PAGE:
Artificial Intelligence (AI) is changing the world affecting every industry from education to infrastructure. The introduction of AI makes doing business quicker and minimises human error but what does it mean for the employment services sector? Our Founder and Director, Paul Diviny shares more about how AI is set to transform the sector.
When most people think of AI, virtual assistants, smart robots and self-driving vehicles come to mind. But already today, there are expert systems that can quickly and effectively collect and analyse data about an unemployed person and predict their chances of moving into employment.
Based in Estonia, Eesti Töötukassa is a quasi-governmental organisation that helps unemployed people find jobs. Employment consultants use a decision-support system called OTT which uses AI to evaluate customers on 60 different attributes and indicators.
Interestingly, this tool also takes into consideration the temperature of the economy and then calculates the likelihood of moving the customer into employment after 35 days. It also calculates the probability of becoming unemployed again within a year, and the factors affecting these probabilities are made available to consultants and managers.
This innovative technology supports Eesti Töötukassa’s employment consultants to understand whether a customer will easily transition to a new job without any support. It also flags customers who will need intensive counselling and guidance, providing them with an opportunity to more effectively service these customers.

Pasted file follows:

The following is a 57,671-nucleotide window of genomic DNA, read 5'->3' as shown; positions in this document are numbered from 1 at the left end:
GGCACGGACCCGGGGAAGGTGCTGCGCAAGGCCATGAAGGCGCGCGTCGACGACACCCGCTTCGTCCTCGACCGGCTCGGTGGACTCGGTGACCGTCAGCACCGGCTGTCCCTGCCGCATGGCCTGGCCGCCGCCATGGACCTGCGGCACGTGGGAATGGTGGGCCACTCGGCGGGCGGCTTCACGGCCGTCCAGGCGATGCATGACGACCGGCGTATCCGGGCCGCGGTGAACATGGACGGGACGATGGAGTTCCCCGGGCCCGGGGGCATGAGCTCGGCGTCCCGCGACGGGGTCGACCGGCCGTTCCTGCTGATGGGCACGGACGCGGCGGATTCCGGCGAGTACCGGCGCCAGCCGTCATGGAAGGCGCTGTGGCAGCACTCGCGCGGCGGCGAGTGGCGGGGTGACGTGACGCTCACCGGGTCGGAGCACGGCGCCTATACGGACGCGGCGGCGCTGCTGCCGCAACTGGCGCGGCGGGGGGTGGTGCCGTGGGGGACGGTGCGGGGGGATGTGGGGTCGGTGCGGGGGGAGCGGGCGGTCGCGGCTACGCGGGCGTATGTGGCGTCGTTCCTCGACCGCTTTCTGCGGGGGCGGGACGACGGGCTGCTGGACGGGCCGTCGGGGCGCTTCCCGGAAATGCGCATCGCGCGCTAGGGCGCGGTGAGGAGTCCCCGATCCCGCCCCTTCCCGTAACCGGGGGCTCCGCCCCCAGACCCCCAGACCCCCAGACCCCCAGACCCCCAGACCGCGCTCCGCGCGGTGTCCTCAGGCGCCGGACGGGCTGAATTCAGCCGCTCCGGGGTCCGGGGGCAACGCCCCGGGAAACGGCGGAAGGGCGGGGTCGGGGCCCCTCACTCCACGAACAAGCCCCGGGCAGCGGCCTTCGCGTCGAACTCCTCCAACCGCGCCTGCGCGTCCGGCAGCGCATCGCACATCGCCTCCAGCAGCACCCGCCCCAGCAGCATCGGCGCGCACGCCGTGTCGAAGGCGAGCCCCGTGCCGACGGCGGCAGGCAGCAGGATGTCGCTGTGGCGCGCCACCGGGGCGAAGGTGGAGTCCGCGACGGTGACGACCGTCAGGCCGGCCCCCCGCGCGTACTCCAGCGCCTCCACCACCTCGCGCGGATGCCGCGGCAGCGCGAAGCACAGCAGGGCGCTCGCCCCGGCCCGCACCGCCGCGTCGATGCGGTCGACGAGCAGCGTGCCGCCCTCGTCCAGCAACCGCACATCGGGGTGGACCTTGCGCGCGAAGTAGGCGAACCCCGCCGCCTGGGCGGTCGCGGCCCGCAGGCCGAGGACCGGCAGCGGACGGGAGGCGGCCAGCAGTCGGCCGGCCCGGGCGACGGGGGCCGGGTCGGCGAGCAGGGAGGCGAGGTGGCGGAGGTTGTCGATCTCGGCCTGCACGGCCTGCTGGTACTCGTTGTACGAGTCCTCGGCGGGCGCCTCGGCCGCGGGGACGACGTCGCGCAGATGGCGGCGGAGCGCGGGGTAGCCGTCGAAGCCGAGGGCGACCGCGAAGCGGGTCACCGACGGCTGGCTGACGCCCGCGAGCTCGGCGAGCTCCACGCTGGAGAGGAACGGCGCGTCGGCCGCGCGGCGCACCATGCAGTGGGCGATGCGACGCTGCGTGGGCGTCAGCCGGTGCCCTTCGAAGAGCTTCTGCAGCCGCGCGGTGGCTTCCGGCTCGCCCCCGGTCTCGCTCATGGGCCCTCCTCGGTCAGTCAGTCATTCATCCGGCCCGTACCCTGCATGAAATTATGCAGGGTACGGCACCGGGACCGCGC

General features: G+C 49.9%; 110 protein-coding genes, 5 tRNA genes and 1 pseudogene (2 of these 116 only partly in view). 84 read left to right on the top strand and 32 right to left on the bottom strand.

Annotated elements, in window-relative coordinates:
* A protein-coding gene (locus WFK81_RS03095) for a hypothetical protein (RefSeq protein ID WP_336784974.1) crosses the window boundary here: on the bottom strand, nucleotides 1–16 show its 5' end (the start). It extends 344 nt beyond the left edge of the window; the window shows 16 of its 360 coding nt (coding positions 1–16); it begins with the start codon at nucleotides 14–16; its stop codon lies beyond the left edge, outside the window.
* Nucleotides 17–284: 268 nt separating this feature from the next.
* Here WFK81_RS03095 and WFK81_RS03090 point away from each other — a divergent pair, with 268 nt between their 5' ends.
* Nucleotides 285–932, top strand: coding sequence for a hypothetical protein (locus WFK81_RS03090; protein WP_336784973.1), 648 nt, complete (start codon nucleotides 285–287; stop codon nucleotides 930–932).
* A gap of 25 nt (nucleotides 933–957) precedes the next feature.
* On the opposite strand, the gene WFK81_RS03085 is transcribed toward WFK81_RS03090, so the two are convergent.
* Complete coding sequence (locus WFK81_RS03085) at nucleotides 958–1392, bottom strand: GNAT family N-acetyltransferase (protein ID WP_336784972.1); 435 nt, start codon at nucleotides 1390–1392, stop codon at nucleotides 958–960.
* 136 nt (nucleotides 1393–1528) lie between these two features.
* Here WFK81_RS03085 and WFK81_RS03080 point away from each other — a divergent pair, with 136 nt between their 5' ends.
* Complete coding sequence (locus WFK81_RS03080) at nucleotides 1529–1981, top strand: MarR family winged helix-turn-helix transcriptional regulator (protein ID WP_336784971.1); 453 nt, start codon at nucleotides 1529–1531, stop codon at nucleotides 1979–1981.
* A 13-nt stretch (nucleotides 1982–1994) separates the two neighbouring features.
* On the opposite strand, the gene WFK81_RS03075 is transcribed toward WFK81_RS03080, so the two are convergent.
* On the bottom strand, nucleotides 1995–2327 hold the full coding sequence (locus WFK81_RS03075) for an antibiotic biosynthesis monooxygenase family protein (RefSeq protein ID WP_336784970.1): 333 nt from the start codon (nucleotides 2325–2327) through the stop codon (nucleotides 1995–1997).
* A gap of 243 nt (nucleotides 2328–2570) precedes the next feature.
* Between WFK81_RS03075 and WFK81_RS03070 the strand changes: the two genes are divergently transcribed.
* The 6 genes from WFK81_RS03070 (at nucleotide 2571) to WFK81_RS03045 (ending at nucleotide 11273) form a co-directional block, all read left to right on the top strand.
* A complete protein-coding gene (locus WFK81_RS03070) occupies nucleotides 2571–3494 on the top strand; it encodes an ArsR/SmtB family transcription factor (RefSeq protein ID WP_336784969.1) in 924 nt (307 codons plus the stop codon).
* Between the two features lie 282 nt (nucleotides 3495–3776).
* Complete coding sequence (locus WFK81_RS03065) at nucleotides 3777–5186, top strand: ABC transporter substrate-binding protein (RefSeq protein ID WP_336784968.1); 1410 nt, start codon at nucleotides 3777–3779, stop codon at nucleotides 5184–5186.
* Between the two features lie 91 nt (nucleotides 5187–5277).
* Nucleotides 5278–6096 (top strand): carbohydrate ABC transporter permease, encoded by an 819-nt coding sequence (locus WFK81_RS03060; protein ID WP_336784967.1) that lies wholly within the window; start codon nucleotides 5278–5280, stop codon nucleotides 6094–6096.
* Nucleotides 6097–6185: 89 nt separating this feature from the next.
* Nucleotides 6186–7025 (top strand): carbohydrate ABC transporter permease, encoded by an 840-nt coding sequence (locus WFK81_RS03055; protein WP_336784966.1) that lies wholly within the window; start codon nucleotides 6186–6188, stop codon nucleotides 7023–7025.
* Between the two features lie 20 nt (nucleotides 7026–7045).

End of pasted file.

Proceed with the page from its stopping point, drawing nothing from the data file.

This is important because OTT helps employment consultants triage between their ‘truly’ job ready customers and those who will need more intensive supports. This AI also helps to inform the best service delivery methods for individual customers (eg face-to-face, online); how often they need to be engaged; what critical success factors are required for sustainable placement; and possible interventions.
The OTT involved years of extensive research and development which included five years of historical data; a prototype created in partnership with local university, a pilot, change management program for staff and full implementation.
In Australia, AI is already being used in recruitment for tasks like social media analysis, software that screen resumes and shortlisting candidates based on key words. There’s also lots of conversation about the potential of AI to reduce unconscious bias in recruitment which could help improve diversity and inclusion. In addition, employment services provider, Asuria, has developed a new artificial intelligence algorithm with Deakin University which is expected to be launched mid this year.
Of course, AI like other technology, poses implementation challenges and risks that must be considered. In particular, we know that the adoption of new technology among staff requires training and change management.
Prospert expects that AI will continue to have a significant impact on the employment services market. The new Workforce Australia focus on digital delivery will provide a strong dataset to inform the future evolution of the employment services sector. When technology is delivered with a human face, it will not only transform the sector but also deliver an improved experience for customers and employers alike.